Posted on September 18, 2018 in Firm News
It’s vital for all gun owners to know their rights and responsibilities concerning the legal use of firearms in self-defense. Nevada is one of several states to enact Stand Your Ground laws so armed citizens have a firm understanding of the circumstances in which it is legally acceptable to fire a weapon at another person. In general, Nevada’s Stand Your Ground laws allow for the use of legally owned and carried firearms to resist a violent crime or come to the defense of another person.
Acceptable Uses of Firearms in Self-Defense
Nevada gun owners must follow the state’s gun laws, which require a permit to carry a handgun. A licensed gun owner with an acceptable permit may use his or her handgun in self-defense to prevent a violent crime. This includes crimes intended to victimize the gun owner, a family member or friend with the gun owner, or another person in the vicinity. Nevada’s Stand Your Ground laws do not allow gun owners to use deadly force to stop a nonviolent crime such as a burglary. The offender must present a clear and aggressive threat, such as an attempted robbery or physical assault.
However, a gun owner may brandish a legally-owned firearm in a threatening manner in order to deter a property crime or other nonviolent offense. If the offender attempts to threaten a gun owner while committing a crime, a gun owner may legally brandish his or her weapon in a threatening manner to quell the threat.
It is also important for Nevada gun owners to know when it is acceptable to use a firearm in self-defense against a vicious animal. While the state does not have any clear exemptions for shooting an aggressive animal in self-defense, the shooter may be in violation of local firearm discharge ordinances. However, it is very unlikely that an individual would face prosecution if he or she can prove that the shooting was purely in self-defense and necessary under the circumstances.
There are also some local-level exemptions for the protection of property, livestock, and personal safety. For example, a landowner may shoot feral cats, coyotes, or other potentially dangerous animals that interlope on the property and present a clear threat in the area. Gun owners who believe they may encounter such an issue should check their local firearm discharge ordinances.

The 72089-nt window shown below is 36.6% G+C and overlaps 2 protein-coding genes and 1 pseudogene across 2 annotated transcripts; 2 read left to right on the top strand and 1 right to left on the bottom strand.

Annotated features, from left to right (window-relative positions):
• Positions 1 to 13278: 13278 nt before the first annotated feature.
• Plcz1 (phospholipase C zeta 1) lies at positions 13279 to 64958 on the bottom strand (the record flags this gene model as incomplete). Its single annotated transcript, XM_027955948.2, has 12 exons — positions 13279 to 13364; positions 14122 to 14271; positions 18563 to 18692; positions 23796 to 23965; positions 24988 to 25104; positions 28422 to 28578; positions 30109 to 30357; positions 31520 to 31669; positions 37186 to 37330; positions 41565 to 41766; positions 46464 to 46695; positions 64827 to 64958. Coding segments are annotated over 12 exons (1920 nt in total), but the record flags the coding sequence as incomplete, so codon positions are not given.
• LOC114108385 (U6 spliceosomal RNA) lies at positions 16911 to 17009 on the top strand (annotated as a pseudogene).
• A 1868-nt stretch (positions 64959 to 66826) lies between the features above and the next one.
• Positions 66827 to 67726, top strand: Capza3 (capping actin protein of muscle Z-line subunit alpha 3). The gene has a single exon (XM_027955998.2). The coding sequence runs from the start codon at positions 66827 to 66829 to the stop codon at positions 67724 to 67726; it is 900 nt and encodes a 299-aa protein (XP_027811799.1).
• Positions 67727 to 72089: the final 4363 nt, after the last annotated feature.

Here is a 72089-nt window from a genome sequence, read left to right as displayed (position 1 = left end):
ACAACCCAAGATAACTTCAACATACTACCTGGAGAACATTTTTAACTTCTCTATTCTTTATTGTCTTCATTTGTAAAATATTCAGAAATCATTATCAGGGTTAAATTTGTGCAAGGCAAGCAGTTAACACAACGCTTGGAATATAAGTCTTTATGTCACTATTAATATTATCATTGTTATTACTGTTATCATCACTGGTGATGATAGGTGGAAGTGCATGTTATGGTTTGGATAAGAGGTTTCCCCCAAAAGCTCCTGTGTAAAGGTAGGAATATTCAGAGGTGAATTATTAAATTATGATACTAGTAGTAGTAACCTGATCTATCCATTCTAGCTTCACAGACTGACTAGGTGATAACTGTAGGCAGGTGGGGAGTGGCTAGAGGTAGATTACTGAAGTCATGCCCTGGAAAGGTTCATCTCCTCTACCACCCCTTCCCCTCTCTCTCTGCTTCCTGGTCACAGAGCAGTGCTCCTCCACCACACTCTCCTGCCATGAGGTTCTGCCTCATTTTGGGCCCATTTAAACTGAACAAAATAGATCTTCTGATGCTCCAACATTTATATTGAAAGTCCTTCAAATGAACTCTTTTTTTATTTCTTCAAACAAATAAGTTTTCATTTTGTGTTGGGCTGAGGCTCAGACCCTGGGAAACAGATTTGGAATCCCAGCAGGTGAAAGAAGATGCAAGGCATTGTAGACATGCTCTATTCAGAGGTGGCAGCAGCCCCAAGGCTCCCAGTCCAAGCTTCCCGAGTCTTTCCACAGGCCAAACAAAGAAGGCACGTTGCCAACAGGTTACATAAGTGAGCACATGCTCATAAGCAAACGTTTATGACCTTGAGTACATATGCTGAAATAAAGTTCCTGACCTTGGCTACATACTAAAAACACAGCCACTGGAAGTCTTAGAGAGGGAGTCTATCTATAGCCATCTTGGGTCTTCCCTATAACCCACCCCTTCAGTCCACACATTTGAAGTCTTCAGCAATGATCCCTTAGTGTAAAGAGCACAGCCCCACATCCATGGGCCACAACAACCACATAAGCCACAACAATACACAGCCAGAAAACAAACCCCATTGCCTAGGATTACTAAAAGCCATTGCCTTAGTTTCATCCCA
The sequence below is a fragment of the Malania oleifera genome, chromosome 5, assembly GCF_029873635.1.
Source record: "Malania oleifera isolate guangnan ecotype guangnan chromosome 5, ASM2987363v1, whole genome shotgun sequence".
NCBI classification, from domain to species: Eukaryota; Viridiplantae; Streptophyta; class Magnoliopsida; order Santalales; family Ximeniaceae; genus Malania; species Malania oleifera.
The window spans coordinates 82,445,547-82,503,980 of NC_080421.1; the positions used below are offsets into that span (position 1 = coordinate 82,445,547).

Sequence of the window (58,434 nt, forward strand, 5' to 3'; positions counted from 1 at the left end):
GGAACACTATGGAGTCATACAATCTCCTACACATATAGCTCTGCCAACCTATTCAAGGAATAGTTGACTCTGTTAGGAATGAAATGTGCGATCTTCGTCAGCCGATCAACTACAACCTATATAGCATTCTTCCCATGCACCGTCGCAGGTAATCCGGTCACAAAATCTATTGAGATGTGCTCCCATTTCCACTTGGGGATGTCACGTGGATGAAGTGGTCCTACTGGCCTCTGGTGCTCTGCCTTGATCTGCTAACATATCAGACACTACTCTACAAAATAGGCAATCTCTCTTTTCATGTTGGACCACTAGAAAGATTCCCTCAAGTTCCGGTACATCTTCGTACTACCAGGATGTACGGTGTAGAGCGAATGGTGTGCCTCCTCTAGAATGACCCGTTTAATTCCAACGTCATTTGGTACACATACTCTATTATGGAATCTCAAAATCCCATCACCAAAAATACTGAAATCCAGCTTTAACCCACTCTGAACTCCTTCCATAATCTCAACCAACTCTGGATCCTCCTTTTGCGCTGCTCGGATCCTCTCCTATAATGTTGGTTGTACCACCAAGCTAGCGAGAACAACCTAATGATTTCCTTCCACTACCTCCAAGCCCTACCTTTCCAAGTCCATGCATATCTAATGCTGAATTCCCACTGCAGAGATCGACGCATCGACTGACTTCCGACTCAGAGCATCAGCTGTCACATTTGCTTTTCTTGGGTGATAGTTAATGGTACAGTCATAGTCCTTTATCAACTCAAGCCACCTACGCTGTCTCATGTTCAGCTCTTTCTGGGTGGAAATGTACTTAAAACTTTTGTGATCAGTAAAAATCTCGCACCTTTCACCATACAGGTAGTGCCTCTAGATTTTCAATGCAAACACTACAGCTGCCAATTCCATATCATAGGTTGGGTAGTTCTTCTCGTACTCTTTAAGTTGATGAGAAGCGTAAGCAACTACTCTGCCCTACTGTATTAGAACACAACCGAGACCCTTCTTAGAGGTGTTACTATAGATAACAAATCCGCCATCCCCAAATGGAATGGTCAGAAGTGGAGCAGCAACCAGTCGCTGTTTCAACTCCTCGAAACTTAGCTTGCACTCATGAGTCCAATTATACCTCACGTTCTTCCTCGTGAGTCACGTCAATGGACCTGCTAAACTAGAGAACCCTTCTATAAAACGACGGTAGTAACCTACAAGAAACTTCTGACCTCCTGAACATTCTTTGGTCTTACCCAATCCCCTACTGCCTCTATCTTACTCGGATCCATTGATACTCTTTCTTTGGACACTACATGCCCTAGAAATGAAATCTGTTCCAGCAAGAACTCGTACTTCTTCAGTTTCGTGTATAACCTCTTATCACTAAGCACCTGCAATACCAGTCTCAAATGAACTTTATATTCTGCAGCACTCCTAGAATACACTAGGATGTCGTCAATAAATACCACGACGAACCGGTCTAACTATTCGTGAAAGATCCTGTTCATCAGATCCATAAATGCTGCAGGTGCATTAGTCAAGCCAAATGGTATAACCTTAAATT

In some cases, a gun owner may feel compelled to use deadly force in self-defense. A gun owner has no legal obligation to retreat before using deadly force as they might in some other states. As long as the gun owner is legally present at the location of the use of deadly force and has not engaged in any criminal activity, the gun owner may shoot to kill if another person presents a clear and aggressive threat.
The justifiable homicide definition also extends to cases involving the defense of a loved one, such as a parent, child, sibling, spouse, or other close relative as well as friends, acquaintances or even strangers if a violent person displays a clear threat against one or more of these individuals. In any justifiable homicide case, the shooter must be able to prove that the deceased offender presented such an immediate and clear threat that the shooter felt he or she had no choice but to use deadly force.
A shooter in a justifiable homicide case will also have immunity from civil liability for the shooting. For example, a woman in her apartment uses her legally owned firearm to fatally shoot an intruder threatening her with a weapon. The deceased intruder’s parents may attempt to file a wrongful death lawsuit against the woman, but she would have immunity from civil liability since it was a justifiable homicide.
If you have a loved one who was injured and you believe it was not justified, contact a personal injury lawyer today.